As the campaign moves up a gear, it comes as no surprise that our opponents – who take the form of both the bookmakers and some Members of Parliament – are desperate to discredit us. Philip Davies, the Conservative MP for Shipley, attempted to do so back in December when he complained to the Advertising Standards Authority about an advert we placed in House magazine.

Mr. Davies complained in a personal capacity about five statements concerning FOBTs, yet shortly after the complaint was submitted it transpired that he’d taken hospitality from Ladbrokes before the select committee inquiry into the Gambling Act. Despite the Code of Conduct for MPs clearly stating this must be declared at select committee, he failed to mention the benefit before interviewing Ladbrokes CEO Richard Glynn. The subsequent report by the committee into the Gambling Act recommended lifting the cap of four FOBTs per shop. Recently, the ASA announced that it had rejected all five of Mr. Davies’ complaints about our advert.

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Campaign event

Alongside our attendance at the three main party conferences this year, the Campaign for Fairer Gambling’s Adrian Parkinson will be debating whether local authorities should be given more power to restrict the number and activities of betting shops in their area.

The debate is being held on 12th September at Whitechapel Ideas Store in Whitechapel Road. Kicking off at 7pm, Adrian will be speaking in favour of the motion alongside Steve Shaw, National coordinator of Local Works. Chairing the debate will be Councillor Peter Golds.

Adrian will have ten minutes to discuss the effects that betting shops are having on local communities before an audience Q&A session and a vote on the motion. Although this is a free debate, ticket numbers are limited. To confirm your attendance, please register your interest here.

Campaign in the news

Medway Council condemned the Government’s inaction on the maximum stake in a piece for ITV Meridian, in which I also feature, talking about my addiction. It’s more important than ever that we do our best to try and overcome the stigma associated with addiction to FOBTs. This is an addictive product, so becoming addicted to them is nothing to be ashamed of. The more people who are willing to come forward, the better, as we don’t want the extent of this issue to be concealed. If you want to get in touch with me about that, my email is but writing a letter about it to your MP would also be a great help.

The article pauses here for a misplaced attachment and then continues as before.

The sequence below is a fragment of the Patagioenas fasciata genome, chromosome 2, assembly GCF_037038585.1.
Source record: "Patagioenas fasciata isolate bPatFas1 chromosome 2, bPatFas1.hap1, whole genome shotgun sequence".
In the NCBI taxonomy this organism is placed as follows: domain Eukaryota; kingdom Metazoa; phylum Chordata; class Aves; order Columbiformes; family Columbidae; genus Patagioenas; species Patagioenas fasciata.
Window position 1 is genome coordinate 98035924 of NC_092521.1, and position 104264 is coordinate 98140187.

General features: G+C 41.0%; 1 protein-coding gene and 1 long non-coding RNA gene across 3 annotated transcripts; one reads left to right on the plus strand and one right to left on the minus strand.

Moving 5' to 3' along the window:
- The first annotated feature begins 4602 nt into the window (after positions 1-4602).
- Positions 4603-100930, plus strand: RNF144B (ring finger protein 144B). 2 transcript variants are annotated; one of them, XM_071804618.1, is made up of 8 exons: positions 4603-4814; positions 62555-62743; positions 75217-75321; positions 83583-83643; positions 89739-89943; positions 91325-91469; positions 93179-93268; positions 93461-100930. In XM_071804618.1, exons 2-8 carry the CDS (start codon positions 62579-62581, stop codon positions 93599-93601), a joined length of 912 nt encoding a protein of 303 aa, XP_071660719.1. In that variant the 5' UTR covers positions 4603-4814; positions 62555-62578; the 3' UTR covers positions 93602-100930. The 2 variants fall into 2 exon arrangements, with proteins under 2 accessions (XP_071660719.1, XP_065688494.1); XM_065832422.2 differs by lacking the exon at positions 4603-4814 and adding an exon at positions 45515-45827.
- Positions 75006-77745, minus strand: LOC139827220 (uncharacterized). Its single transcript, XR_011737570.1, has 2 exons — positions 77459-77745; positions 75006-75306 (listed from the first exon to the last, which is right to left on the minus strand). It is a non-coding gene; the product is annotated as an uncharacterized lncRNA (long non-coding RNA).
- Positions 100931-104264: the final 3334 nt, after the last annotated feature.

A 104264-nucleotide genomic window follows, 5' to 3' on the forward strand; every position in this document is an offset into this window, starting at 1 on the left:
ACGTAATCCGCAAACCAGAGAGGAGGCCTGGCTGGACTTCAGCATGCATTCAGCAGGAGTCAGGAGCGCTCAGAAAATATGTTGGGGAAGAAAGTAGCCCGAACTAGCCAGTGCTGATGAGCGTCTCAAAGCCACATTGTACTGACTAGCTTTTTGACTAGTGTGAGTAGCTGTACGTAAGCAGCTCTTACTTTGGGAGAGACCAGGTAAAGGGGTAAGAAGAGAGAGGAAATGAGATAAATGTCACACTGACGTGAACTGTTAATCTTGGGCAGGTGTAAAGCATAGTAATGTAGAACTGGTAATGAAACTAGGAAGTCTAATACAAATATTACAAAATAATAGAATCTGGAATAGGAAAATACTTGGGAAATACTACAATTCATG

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Read our blogs

Meanwhile, we’ve also been busy blogging about a number of topics. Firstly, the Campaign for Fairer Gambling has obtained numerous documents under the Freedom of Information Act, including the quarterly report from the Gambling Commission (GC) staff to their board dated 1/2/2010. Within it, the findings state: “virtual gaming machines maintained a significant positive relationship to disordered gambling status.” To read our thoughts on this somewhat innocuous statement, the post is online here. Next, it seems the DCMS has delayed the release date on their FOBT findings until late (very late it seems) summer. The Campaign discusses whether this is, yet again, business as usual for the DCMS and why there is still no action on FOBTs. Finally, after the GC and RGSB mistakenly implied that we used the term ‘ratio’ interchangeably in our research, we question whether these “responsible” parties really understand gambling analysis.

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Matt Zarb-Cousin

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